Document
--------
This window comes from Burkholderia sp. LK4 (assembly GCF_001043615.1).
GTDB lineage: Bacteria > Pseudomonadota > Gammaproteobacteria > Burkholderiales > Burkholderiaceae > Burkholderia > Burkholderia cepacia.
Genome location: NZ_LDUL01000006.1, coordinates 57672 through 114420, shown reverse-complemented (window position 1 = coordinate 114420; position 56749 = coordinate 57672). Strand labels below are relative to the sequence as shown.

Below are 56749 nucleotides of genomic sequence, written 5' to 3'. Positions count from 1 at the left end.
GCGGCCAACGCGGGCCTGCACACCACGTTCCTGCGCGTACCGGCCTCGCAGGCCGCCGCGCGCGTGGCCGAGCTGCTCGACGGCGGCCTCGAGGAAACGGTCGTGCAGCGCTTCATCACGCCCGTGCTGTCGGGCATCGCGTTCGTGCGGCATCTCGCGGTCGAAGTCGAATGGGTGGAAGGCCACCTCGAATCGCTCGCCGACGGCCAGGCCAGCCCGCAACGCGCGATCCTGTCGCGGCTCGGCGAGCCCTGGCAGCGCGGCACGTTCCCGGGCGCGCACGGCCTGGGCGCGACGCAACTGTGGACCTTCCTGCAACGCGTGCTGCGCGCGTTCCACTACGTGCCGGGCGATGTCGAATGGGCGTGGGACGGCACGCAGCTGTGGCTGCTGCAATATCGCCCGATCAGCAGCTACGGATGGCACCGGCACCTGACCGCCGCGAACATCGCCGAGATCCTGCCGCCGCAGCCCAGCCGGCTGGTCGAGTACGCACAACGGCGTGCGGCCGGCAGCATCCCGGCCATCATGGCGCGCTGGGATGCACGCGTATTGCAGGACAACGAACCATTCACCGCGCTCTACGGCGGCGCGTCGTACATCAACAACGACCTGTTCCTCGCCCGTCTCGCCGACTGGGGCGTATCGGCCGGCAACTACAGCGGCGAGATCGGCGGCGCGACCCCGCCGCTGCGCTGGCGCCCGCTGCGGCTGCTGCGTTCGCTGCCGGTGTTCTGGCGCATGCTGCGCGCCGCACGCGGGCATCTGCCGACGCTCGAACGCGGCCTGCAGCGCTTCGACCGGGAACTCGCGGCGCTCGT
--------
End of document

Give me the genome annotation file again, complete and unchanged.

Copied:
This window comes from Burkholderia sp. LK4 (assembly GCF_001043615.1).
GTDB lineage: Bacteria > Pseudomonadota > Gammaproteobacteria > Burkholderiales > Burkholderiaceae > Burkholderia > Burkholderia cepacia.
Genome location: NZ_LDUL01000006.1, coordinates 57672 through 114420, shown reverse-complemented (window position 1 = coordinate 114420; position 56749 = coordinate 57672). Strand labels below are relative to the sequence as shown.

Below are 56749 nucleotides of genomic sequence, written 5' to 3'. Positions count from 1 at the left end.
GCGGCCAACGCGGGCCTGCACACCACGTTCCTGCGCGTACCGGCCTCGCAGGCCGCCGCGCGCGTGGCCGAGCTGCTCGACGGCGGCCTCGAGGAAACGGTCGTGCAGCGCTTCATCACGCCCGTGCTGTCGGGCATCGCGTTCGTGCGGCATCTCGCGGTCGAAGTCGAATGGGTGGAAGGCCACCTCGAATCGCTCGCCGACGGCCAGGCCAGCCCGCAACGCGCGATCCTGTCGCGGCTCGGCGAGCCCTGGCAGCGCGGCACGTTCCCGGGCGCGCACGGCCTGGGCGCGACGCAACTGTGGACCTTCCTGCAACGCGTGCTGCGCGCGTTCCACTACGTGCCGGGCGATGTCGAATGGGCGTGGGACGGCACGCAGCTGTGGCTGCTGCAATATCGCCCGATCAGCAGCTACGGATGGCACCGGCACCTGACCGCCGCGAACATCGCCGAGATCCTGCCGCCGCAGCCCAGCCGGCTGGTCGAGTACGCACAACGGCGTGCGGCCGGCAGCATCCCGGCCATCATGGCGCGCTGGGATGCACGCGTATTGCAGGACAACGAACCATTCACCGCGCTCTACGGCGGCGCGTCGTACATCAACAACGACCTGTTCCTCGCCCGTCTCGCCGACTGGGGCGTATCGGCCGGCAACTACAGCGGCGAGATCGGCGGCGCGACCCCGCCGCTGCGCTGGCGCCCGCTGCGGCTGCTGCGTTCGCTGCCGGTGTTCTGGCGCATGCTGCGCGCCGCACGCGGGCATCTGCCGACGCTCGAACGCGGCCTGCAGCGCTTCGACCGGGAACTCGCGGCGCTCGT